WASHINGTON -- Amid a growing political controversy, the Obama administration on Wednesday reminded state officials across the country that states do not have legal authority to refuse to accept Syrian refugees.
The Office of Refugee Resettlement said in a letter to state resettlement officials that states may not deny benefits and services to refugees based on a refugee's country of origin or religious affiliation.
States that do not comply with the requirement would be breaking the law and could be subject to enforcement action, including suspension or termination of the federally funded program, according to the letter signed by Robert Carey, the director of the federal resettlement office.
The letter came after more than two dozen governors, mostly Republicans, vowed to block efforts to resettle Syrian refugees in their states following the Nov. 13 terrorist attacks in Paris. The governors said they fear that militants planning a terror attack could enter the country under the guise of seeking refuge from war-torn Syria. In the House, lawmakers have voted overwhelmingly to erect higher hurdles for Syrian and Iraqi refugees.
The Obama administration counters that the vetting process is thorough and can take up to two years. President Barack Obama has said the U.S. will remain a welcoming place for refugees from around the world.
The letter from the federal resettlement office said would-be refugees "are subject to the highest level of security checks of any category of traveler to the United States." The screening process is "multi-layered and intensive" and involves multiple law enforcement, national security and intelligence agencies across the federal government, the letter said.
A spokesman for the Texas Health and Human Services Commission, which oversees refugee resettlement in the state, said the letter will not change the state's position of blocking Syrian refugees.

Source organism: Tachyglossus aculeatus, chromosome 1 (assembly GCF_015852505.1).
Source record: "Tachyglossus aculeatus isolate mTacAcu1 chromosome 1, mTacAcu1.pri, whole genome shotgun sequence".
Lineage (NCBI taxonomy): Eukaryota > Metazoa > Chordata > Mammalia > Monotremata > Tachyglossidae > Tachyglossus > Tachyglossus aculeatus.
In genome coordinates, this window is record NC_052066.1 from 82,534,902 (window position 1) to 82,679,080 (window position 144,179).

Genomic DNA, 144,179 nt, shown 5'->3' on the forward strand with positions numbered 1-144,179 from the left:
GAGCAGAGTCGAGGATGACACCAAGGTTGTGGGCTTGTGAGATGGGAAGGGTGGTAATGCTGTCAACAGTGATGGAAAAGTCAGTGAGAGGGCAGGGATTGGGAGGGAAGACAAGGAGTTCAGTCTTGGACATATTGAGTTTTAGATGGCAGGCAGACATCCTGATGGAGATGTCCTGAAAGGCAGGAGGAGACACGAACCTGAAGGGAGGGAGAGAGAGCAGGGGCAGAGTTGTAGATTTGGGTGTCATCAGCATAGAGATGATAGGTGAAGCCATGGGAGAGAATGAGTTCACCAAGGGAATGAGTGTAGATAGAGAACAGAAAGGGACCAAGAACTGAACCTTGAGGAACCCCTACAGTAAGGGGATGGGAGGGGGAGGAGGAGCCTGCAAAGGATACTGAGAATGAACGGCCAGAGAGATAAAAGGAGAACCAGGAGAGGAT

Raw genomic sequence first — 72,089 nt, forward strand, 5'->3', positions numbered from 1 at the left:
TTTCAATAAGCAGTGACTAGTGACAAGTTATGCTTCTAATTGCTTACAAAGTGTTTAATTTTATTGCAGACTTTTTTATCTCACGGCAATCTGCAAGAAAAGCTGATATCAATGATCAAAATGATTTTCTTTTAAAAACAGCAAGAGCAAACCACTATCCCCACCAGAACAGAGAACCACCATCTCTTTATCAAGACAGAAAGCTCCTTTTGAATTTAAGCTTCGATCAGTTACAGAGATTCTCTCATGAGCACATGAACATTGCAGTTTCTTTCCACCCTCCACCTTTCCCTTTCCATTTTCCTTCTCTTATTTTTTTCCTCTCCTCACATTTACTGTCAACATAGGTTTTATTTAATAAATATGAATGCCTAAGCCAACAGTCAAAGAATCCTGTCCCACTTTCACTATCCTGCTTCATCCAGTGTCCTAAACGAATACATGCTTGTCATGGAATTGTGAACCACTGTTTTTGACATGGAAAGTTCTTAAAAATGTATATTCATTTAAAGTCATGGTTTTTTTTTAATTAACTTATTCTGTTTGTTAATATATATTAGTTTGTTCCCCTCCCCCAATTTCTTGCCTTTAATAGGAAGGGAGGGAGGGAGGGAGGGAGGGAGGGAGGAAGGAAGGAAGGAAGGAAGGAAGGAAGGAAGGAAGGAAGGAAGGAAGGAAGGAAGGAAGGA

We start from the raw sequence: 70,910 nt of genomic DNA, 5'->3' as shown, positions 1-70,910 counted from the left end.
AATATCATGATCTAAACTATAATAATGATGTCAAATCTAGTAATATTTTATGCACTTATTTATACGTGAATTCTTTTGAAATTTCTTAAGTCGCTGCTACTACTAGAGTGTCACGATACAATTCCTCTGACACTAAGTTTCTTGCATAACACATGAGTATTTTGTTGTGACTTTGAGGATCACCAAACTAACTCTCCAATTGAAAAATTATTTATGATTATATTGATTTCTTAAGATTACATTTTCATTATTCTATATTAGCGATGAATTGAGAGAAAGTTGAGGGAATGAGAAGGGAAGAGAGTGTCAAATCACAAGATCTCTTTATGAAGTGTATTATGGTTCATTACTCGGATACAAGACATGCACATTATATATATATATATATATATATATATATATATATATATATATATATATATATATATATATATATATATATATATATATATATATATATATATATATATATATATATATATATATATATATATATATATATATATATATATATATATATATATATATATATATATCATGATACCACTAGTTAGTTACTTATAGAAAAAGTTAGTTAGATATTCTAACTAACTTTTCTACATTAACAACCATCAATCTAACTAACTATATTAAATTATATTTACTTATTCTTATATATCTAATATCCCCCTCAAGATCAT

The commission will continue to follow the directive of Republican Gov. Greg Abbott, who has called for Texas not to participate in the resettlement of Syrian refugees, said Bryan Black, a spokesman for the Texas commission. A spokesman for Abbott declined to comment.
The letter sent Wednesday, first reported by the Houston Chronicle, largely tracks with what legal experts have been saying since Abbott and other governors said they would not accept Syrian refugees due to security concerns fueled by terrorist attacks in Paris. Abbott has cited a specific part of the law that he says gives him authority to block Syrians, but experts largely have disagreed.
Roughly 2,200 Syrian refugees have been allowed in over the last four years. Obama has outlined a goal of bringing 10,000 more Syrian refugees to the U.S. during the current budget year.
The House bill would add a requirement for the Homeland Security secretary, along with the head of the FBI and the director of national intelligence, to certify that each refugee being admitted poses no security threat.
A spokeswoman in the Department of Health and Human Services, which oversees the resettlement office, said 49 states and the District of Columbia have refugee resettlement programs. Wyoming does not have a refugee resettlement program.
Trudeau had wanted to resettle 25,000 refugees in Canada by Dec. 31. On Tuesday, his Liberal government said Canada would resettle 10,000 Syrian refugees by the end of the year and another 15,000 by the end of February.
Meanwhile, on Thursday, many Syrian refugees in the U.S. are preparing for their first Thanksgiving.
Newcomers like 15-year-old Koussay Ghalyoun fled Homs at the height of the Syrian civil war.
"When I remember my country, I feel like I'm dying," said Ghalyoun. "Because people in my country die everyday."